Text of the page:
With the notion that even minutes of delay lead to increased mortality in MHPs,18 resuscitation with blood components and plasma protein and related products have emerged in the prehospital space, usually during air transport. It is a significant challenge to create programs that ensure transfusion medicine safety and accreditation standards are met, that minimize unnecessary wastage, and are able to maintain competencies of staff. Though the vast majority of prehospital transfusion programs utilize red blood cells66 and tranexamic acid, the only RCTs in prehospital transfusion have been done using plasma transfusion.67, 68 Though evidence is conflicting, factors that may produce favourable patient outcomes with prehospital transfusion include longer injury-to-arrival times,69 co-administration of red blood cells and plasma,70 and patients with blunt injury.71 Above all, prompt transportation to a centre that can provide definitive care is paramount.
Alternatives to AB plasma
Group AB plasma transfusion has been increasing as a proportion of overall plasma use, given its popularity for emergency release in MHPs. Unfortunately, group AB plasma donors represent only 4% of total blood donors. Two emerging practices that address alternatives to group AB plasma include: (1) clotting factor concentrates such as a combination of prothrombin complex concentrate (PCC, 2000 IU) and fibrinogen concentrate (FC 4 grams) is suggested in lieu of plasma availability and can be feasibly implemented in remote settings12,51; and (2) group A plasma for emergency transfusion when the patient’s blood group is unknown. Use of group A plasma is standard of care in many trauma centres in the U.S., with two large retrospective studies supporting its safety.72, 73
Whole blood and other component alternatives
Blood components and products that were used in the early days of transfusion practice, including freeze dried plasma, cold-stored platelets, and cold-stored low-titre group O whole blood (LTOWB), are increasingly being used again in bleeding patients. The use of LTOWB may have advantages over conventional components in having less non-physiologic fluid, improved logistics, and putative improvements in treating coagulopathy. LTOWB processing and implementation in resuscitation lacks standardization, and at the time of this writing, is not licensed or available in Canada.High quality evidence is emerging74 and retrospective evidence is promising.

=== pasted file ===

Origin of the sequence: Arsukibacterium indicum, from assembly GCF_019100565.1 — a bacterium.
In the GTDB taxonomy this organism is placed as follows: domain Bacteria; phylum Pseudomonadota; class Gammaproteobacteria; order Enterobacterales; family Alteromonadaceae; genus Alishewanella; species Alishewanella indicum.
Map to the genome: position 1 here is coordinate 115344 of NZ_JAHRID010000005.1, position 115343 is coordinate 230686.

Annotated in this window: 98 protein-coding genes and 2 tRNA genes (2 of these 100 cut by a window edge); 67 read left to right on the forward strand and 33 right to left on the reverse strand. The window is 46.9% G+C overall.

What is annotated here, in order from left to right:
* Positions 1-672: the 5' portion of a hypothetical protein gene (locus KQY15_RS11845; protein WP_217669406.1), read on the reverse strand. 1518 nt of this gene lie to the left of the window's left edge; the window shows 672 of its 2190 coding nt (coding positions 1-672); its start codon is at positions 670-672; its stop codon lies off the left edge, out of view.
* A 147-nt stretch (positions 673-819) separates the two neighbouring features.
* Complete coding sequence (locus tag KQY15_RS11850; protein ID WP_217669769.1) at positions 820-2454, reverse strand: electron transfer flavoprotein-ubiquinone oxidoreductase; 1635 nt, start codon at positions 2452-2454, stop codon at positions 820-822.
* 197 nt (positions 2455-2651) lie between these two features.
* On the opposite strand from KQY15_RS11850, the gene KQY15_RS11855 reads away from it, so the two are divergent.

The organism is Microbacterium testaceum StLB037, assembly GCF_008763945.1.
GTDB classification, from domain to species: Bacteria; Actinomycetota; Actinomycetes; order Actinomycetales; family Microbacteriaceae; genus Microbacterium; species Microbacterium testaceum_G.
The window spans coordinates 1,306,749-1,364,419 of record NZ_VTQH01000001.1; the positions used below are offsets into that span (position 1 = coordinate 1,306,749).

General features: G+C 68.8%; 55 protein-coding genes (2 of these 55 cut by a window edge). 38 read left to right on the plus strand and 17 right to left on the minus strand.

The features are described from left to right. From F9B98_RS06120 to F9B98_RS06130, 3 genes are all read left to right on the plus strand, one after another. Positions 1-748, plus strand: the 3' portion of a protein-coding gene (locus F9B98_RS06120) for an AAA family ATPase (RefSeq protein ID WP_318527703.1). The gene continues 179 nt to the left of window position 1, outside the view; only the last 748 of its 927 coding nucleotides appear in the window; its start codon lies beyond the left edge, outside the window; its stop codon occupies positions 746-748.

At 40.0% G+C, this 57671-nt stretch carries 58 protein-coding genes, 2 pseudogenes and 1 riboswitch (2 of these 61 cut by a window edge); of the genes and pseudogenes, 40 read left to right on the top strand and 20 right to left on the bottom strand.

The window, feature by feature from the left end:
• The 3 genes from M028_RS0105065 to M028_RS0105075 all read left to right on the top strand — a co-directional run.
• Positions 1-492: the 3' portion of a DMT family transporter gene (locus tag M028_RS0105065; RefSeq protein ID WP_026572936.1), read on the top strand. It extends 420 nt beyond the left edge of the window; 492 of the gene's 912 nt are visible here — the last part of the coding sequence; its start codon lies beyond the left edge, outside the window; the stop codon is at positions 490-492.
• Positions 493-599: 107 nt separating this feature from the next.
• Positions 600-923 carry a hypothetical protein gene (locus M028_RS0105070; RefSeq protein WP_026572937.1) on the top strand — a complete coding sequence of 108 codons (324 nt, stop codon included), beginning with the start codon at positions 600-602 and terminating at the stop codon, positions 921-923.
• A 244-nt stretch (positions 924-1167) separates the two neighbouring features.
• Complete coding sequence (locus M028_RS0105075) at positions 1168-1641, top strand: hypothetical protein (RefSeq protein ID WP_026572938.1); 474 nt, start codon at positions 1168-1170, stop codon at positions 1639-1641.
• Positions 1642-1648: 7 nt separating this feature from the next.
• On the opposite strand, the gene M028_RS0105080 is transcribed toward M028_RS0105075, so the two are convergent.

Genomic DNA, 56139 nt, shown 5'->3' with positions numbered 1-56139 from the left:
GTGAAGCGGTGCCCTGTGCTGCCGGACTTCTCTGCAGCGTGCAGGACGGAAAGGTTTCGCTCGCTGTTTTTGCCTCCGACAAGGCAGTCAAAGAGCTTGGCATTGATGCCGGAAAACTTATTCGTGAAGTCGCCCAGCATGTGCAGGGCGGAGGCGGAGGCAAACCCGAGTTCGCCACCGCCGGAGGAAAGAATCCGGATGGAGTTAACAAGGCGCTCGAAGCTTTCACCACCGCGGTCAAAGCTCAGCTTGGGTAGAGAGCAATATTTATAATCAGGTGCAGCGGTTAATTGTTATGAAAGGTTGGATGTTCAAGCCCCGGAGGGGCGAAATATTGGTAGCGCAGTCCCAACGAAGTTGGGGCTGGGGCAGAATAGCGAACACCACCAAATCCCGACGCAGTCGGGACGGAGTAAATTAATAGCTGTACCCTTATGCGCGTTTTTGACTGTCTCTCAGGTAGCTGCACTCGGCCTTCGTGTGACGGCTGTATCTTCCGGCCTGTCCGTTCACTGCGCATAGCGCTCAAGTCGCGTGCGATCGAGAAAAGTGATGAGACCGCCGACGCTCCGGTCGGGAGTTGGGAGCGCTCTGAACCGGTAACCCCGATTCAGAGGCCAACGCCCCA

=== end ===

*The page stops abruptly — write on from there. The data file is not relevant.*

Treat the Bleed
Developed by Canada’s leading experts in transfusion medicine, Treat the Bleed is a website that supports clinical decision making in the management of bleeding.
Podcast: The 7 Ts of Massive Hemorrhage Protocols
Helman, A. Callum, J. Haas, B. Petrosoniak, A. The 7 Ts of Massive Hemorrhage Protocols. Emergency Medicine Cases. February, 2021. https://emergencymedicinecases.com/7-ts-massive-hemorrhage-protocols/ Accessed 17 August 2021.
Continuing professional development credits
Fellows and health-care professionals who participate in the Canadian Royal College's Maintenance of Certification (MOC) program can claim the reading of the Clinical Guide to Transfusion as a continuing professional development (CPD) activity under Section 2: Self-learning credit. The reading of one chapter is equivalent to two credits.
Medical laboratory technologists who participate in the Canadian Society for Medical Laboratory Science’s Professional Enhancement Program (PEP) can claim the reading of the Clinical Guide to Transfusion as a non-verified activity.
Trudeau JD, Dawe P, Shih AW. Massive hemorrhage and emergency transfusion. In: Clarke G, Chargé S, editors. Clinical Guide to Transfusion [Internet]. Ottawa: Canadian Blood Services, 2021. [cited YYYY MM DD]. Chapter 11. Available at Professionaleducation.blood.ca
The authors acknowledge Jacqueline Trudeau, MD, PhD, FRCPC, as the author of the previous version of this chapter and thank Susan White, MLT, and Yulia Lin, MD, FRCPC, for their review of the current chapter.